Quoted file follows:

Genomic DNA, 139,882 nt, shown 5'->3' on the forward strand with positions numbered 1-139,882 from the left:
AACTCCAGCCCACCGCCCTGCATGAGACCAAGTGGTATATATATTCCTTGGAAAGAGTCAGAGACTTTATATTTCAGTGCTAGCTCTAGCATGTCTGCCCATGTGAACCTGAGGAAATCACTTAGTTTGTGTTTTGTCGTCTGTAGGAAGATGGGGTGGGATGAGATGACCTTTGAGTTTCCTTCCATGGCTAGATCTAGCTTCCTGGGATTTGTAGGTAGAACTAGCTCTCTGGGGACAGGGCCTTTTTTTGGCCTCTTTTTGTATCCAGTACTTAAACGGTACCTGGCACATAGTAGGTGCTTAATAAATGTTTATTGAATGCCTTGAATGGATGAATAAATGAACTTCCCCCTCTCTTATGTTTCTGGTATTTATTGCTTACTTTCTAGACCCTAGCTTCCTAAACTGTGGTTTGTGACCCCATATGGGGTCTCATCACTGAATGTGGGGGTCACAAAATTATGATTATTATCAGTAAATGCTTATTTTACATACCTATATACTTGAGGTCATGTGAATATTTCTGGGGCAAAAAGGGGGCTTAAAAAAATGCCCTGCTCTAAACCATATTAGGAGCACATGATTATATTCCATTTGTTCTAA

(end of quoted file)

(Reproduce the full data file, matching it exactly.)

Genomic DNA, 139,882 nt, shown 5'->3' on the forward strand with positions numbered 1-139,882 from the left:
AACTCCAGCCCACCGCCCTGCATGAGACCAAGTGGTATATATATTCCTTGGAAAGAGTCAGAGACTTTATATTTCAGTGCTAGCTCTAGCATGTCTGCCCATGTGAACCTGAGGAAATCACTTAGTTTGTGTTTTGTCGTCTGTAGGAAGATGGGGTGGGATGAGATGACCTTTGAGTTTCCTTCCATGGCTAGATCTAGCTTCCTGGGATTTGTAGGTAGAACTAGCTCTCTGGGGACAGGGCCTTTTTTTGGCCTCTTTTTGTATCCAGTACTTAAACGGTACCTGGCACATAGTAGGTGCTTAATAAATGTTTATTGAATGCCTTGAATGGATGAATAAATGAACTTCCCCCTCTCTTATGTTTCTGGTATTTATTGCTTACTTTCTAGACCCTAGCTTCCTAAACTGTGGTTTGTGACCCCATATGGGGTCTCATCACTGAATGTGGGGGTCACAAAATTATGATTATTATCAGTAAATGCTTATTTTACATACCTATATACTTGAGGTCATGTGAATATTTCTGGGGCAAAAAGGGGGCTTAAAAAAATGCCCTGCTCTAAACCATATTAGGAGCACATGATTATATTCCATTTGTTCTAA